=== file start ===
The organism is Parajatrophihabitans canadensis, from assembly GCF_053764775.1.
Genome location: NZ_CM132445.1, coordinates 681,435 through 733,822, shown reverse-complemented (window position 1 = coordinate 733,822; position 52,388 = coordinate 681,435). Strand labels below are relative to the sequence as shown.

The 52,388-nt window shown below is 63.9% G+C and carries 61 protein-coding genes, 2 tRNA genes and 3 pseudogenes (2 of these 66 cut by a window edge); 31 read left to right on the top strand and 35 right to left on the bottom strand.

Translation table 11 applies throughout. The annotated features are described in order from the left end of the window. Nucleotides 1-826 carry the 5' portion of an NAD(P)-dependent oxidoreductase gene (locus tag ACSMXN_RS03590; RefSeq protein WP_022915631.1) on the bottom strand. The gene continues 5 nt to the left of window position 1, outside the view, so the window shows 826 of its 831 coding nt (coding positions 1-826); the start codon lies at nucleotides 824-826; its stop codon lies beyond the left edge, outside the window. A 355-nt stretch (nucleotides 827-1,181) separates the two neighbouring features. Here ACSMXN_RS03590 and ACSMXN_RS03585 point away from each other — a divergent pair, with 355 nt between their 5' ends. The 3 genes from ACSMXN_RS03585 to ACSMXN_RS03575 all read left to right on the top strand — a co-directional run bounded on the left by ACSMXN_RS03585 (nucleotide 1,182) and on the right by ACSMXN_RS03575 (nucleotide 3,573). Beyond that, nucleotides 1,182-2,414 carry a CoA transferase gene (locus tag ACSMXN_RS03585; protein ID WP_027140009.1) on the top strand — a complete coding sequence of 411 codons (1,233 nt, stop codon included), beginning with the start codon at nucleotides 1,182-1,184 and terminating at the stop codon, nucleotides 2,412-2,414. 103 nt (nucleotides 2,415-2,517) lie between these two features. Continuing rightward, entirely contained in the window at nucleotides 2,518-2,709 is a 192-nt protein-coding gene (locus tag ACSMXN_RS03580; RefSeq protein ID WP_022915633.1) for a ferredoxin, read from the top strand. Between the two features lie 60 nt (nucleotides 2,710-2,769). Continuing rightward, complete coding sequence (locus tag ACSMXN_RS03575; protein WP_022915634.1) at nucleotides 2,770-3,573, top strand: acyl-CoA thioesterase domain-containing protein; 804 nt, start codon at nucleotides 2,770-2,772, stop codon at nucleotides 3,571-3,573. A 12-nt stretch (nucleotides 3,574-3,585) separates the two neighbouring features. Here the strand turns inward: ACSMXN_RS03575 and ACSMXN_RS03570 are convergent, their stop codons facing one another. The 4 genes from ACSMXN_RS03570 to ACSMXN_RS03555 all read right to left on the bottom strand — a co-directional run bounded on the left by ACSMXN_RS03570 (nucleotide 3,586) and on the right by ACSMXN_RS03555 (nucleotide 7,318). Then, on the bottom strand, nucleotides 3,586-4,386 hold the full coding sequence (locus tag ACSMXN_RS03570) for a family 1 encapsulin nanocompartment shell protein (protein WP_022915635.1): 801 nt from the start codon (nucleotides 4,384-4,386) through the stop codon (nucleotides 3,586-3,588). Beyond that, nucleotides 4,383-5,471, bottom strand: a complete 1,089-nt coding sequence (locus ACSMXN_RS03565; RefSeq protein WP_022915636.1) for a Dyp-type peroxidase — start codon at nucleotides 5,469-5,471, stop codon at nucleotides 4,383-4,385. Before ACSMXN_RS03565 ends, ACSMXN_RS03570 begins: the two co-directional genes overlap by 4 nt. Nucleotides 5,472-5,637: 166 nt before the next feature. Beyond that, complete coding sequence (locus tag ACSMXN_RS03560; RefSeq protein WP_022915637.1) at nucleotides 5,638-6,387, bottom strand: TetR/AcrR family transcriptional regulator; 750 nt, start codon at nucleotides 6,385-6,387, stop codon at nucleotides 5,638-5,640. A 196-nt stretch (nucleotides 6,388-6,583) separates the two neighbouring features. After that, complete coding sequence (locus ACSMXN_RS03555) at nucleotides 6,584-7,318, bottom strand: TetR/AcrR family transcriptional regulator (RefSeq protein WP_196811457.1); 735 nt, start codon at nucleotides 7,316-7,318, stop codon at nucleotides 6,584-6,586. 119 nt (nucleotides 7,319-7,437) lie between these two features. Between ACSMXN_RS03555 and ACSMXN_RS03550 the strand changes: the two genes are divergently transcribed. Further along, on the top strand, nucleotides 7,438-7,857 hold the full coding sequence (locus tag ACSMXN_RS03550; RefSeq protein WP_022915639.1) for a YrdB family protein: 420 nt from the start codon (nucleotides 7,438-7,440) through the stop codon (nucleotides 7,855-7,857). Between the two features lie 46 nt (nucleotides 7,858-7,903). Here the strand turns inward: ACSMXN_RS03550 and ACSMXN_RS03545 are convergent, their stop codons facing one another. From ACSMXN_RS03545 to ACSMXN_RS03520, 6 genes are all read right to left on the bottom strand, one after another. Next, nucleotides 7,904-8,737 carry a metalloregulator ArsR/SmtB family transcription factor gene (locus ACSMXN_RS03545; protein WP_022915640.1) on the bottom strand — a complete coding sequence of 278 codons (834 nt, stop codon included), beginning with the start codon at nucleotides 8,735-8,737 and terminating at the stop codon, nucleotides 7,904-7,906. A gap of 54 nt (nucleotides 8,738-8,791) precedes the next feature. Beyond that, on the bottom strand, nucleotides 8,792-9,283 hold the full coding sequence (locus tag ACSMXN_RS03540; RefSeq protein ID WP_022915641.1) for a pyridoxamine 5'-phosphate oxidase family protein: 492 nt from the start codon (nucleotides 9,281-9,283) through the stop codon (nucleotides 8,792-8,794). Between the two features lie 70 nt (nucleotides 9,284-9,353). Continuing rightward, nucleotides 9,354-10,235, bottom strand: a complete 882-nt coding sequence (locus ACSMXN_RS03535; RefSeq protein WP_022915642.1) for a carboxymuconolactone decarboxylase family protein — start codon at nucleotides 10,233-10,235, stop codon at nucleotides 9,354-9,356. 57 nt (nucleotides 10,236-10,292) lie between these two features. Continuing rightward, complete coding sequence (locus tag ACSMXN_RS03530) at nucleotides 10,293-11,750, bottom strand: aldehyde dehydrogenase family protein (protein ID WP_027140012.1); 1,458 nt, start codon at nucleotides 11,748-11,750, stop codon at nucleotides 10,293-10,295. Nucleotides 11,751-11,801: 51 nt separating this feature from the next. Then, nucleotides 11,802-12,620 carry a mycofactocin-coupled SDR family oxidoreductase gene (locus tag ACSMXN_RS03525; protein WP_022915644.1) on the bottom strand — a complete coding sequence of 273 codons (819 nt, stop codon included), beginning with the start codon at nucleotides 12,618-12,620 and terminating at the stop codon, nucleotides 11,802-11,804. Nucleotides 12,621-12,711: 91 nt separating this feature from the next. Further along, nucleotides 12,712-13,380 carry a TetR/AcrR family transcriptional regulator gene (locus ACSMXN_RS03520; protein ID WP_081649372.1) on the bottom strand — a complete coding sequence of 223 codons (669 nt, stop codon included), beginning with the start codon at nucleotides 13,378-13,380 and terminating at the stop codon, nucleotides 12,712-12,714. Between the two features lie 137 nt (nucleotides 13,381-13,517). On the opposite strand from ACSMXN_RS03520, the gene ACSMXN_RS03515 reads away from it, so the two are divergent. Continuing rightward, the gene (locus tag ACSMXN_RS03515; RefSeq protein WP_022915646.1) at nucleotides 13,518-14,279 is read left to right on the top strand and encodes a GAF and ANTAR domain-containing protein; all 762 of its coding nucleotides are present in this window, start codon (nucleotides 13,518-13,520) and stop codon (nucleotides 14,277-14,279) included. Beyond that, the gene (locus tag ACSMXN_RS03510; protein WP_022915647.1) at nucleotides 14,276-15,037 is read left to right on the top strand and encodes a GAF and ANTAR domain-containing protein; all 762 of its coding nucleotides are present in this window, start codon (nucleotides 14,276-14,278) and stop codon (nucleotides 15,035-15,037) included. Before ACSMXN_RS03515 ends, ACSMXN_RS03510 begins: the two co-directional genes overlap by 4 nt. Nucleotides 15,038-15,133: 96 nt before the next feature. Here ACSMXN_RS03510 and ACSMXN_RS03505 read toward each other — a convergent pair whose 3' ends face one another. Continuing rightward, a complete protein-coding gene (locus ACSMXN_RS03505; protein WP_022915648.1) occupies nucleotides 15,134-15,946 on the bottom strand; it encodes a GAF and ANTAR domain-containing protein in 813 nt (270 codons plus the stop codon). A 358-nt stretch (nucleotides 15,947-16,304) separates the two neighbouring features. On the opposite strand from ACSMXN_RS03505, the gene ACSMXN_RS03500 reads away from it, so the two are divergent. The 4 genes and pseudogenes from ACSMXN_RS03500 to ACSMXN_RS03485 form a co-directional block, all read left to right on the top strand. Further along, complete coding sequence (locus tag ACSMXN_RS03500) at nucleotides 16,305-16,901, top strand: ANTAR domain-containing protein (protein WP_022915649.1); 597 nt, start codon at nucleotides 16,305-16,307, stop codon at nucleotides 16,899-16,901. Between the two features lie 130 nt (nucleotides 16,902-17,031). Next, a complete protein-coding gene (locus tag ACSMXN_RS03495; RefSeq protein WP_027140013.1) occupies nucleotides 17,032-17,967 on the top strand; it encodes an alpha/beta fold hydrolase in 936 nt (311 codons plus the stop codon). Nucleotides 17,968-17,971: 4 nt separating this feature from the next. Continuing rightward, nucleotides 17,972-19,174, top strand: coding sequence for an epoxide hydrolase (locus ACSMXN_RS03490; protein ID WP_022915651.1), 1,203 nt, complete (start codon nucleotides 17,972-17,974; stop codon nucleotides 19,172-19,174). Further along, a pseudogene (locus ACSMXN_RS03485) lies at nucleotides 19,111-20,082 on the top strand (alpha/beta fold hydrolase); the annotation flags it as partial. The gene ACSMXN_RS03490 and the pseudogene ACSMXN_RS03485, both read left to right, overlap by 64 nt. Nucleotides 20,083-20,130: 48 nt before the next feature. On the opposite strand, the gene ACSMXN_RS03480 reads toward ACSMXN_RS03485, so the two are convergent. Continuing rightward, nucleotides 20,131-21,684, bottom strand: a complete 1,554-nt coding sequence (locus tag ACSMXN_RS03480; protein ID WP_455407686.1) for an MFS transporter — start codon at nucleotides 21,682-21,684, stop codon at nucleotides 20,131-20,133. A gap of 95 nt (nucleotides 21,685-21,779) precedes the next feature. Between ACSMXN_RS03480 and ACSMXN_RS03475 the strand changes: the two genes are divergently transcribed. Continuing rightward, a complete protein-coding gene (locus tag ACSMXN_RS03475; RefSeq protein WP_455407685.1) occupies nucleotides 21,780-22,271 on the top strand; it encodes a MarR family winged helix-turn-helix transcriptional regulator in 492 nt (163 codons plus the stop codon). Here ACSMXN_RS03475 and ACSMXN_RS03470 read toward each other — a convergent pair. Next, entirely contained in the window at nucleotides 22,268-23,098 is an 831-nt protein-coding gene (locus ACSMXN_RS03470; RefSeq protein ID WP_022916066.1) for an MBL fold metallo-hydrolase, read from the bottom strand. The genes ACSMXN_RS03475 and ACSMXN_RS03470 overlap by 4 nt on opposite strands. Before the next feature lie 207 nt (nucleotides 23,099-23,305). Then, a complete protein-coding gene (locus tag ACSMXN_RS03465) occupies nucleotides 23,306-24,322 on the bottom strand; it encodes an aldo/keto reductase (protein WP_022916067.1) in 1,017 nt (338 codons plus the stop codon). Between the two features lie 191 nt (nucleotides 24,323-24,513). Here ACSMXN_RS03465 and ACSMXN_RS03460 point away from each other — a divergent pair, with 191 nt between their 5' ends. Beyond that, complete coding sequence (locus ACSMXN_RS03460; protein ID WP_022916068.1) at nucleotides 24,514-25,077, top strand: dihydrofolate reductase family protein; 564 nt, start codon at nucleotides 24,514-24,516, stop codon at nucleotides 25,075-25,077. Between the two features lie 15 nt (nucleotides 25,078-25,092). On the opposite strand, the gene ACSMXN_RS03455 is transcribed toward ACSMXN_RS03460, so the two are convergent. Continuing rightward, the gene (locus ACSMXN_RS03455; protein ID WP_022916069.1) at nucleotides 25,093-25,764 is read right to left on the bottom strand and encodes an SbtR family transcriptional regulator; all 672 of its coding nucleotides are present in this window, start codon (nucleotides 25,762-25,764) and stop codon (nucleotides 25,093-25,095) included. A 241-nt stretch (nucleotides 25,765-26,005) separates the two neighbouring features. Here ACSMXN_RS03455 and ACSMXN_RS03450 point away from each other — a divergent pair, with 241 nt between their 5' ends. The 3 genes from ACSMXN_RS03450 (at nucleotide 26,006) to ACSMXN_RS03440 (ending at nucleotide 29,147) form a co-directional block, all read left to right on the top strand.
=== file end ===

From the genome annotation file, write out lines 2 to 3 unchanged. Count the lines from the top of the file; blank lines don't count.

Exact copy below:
Genome location: NZ_CM132445.1, coordinates 681,435 through 733,822, shown reverse-complemented (window position 1 = coordinate 733,822; position 52,388 = coordinate 681,435). Strand labels below are relative to the sequence as shown.

The 52,388-nt window shown below is 63.9% G+C and carries 61 protein-coding genes, 2 tRNA genes and 3 pseudogenes (2 of these 66 cut by a window edge); 31 read left to right on the top strand and 35 right to left on the bottom strand.